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Bonita actor filter archetype

A set of best of breed tools to develop and test custom actor filters independently of the Bonita Studio.

Create a custom actor filter

Bonita offers the possibility to create and plug custom actor filters, to allow you to fine tune the potential candidates for a task.
We provide a maven archetype to help you bootstrap an actor filter project. The source code of the archetype is available here.


  1. Java 11 must be installed:

  2. Maven must be installed:

  3. Actor filter development requires some software development skills. The archetype offers the possibility to develop the actor filter in Java, Groovy or Kotlin. Make sure that you are comfortable with at least one of those three languages.

Generate the project using the maven archetype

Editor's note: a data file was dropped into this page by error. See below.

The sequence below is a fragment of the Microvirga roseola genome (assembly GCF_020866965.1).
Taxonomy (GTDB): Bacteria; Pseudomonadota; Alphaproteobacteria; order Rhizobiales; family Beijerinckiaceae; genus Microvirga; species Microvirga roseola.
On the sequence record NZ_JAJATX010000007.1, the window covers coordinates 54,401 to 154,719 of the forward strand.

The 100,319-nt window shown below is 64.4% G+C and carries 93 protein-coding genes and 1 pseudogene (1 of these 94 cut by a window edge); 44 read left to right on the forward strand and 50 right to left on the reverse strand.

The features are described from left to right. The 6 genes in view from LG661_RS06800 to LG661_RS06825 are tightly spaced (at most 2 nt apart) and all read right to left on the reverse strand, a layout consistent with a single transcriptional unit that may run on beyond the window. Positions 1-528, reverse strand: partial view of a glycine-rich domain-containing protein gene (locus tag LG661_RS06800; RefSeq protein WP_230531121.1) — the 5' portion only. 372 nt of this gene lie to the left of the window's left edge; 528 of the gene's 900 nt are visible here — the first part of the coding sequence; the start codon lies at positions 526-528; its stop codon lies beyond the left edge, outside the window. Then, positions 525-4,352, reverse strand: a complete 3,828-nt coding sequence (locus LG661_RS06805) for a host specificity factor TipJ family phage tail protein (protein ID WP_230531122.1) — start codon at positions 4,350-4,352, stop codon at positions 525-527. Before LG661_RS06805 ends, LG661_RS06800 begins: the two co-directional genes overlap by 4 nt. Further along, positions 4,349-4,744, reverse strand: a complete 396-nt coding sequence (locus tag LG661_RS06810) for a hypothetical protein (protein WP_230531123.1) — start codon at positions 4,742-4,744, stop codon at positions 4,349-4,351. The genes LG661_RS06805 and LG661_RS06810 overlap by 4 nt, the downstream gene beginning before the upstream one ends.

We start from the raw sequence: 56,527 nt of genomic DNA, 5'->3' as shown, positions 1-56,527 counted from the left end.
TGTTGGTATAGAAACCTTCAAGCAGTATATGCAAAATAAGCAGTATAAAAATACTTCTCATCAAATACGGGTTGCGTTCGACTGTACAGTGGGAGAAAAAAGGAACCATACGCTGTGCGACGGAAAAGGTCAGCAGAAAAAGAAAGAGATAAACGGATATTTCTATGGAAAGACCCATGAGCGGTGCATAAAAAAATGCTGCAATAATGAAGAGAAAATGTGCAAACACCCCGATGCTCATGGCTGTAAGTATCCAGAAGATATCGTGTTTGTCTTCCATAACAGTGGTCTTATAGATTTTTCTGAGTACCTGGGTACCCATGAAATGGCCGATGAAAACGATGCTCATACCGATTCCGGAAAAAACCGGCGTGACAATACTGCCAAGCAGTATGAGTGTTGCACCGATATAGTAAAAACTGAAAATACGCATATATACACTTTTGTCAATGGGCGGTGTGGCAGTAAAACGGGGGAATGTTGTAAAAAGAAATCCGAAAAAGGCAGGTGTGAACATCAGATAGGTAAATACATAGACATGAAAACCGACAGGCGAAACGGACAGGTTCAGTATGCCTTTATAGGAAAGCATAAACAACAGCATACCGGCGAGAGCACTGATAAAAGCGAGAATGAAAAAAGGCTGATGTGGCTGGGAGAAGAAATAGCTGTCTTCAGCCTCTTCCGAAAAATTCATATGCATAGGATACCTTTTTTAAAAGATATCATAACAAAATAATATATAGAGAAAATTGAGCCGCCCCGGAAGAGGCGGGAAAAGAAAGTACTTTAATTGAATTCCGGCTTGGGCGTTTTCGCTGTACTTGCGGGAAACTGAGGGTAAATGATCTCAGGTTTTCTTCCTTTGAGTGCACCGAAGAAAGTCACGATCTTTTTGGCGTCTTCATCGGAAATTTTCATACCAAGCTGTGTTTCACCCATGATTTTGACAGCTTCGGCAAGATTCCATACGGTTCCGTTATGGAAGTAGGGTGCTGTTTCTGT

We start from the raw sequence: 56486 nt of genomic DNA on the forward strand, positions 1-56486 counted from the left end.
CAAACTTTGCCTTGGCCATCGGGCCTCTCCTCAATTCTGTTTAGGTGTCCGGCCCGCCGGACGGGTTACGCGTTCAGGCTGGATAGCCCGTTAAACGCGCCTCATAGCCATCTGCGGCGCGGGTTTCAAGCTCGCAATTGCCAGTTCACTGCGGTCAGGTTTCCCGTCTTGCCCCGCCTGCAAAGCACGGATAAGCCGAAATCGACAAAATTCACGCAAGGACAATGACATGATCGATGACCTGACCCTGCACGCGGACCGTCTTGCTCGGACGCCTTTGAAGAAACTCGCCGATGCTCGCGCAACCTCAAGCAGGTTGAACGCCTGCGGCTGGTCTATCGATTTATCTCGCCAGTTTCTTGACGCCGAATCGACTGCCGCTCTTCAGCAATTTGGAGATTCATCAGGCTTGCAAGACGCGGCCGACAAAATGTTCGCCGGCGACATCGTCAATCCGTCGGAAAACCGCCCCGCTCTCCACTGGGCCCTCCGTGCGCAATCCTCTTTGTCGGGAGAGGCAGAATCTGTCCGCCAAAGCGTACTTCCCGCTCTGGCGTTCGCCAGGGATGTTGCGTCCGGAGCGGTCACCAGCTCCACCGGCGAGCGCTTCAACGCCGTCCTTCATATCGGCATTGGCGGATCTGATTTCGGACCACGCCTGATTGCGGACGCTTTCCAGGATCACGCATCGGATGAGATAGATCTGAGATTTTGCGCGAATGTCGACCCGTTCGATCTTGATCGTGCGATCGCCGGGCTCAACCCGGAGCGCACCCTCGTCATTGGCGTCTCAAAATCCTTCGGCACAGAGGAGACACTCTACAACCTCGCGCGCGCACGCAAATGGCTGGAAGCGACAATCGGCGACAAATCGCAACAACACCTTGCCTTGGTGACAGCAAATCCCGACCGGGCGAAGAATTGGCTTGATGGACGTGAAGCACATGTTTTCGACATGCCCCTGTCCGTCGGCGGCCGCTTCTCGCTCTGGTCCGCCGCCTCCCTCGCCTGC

A maven archetype is a maven project templating toolkit. This archetype allows you to bootstrap a Bonita actor filter project on your file system. A Bonita actor filter project is a maven project. It can be built, tested and then imported into a Bonita project using Bonita Studio.

To create your actor filter project, prompt a terminal and enter the following command:

Make sure that you are not executing the command from an existing maven project.

If you are using Power Shell make sure to use quotes for the parameters: mvn archetype:generate "-DarchetypeGroupId=org.bonitasoft.archetypes" "-DarchetypeArtifactId=bonita-actorfilter-archetype" "-DarchetypeVersion=1.0.0"

mvn archetype:generate \
    -DarchetypeGroupId=org.bonitasoft.archetypes \
    -DarchetypeArtifactId=bonita-actorfilter-archetype \

You’ll then have to specify interactively the properties of your project: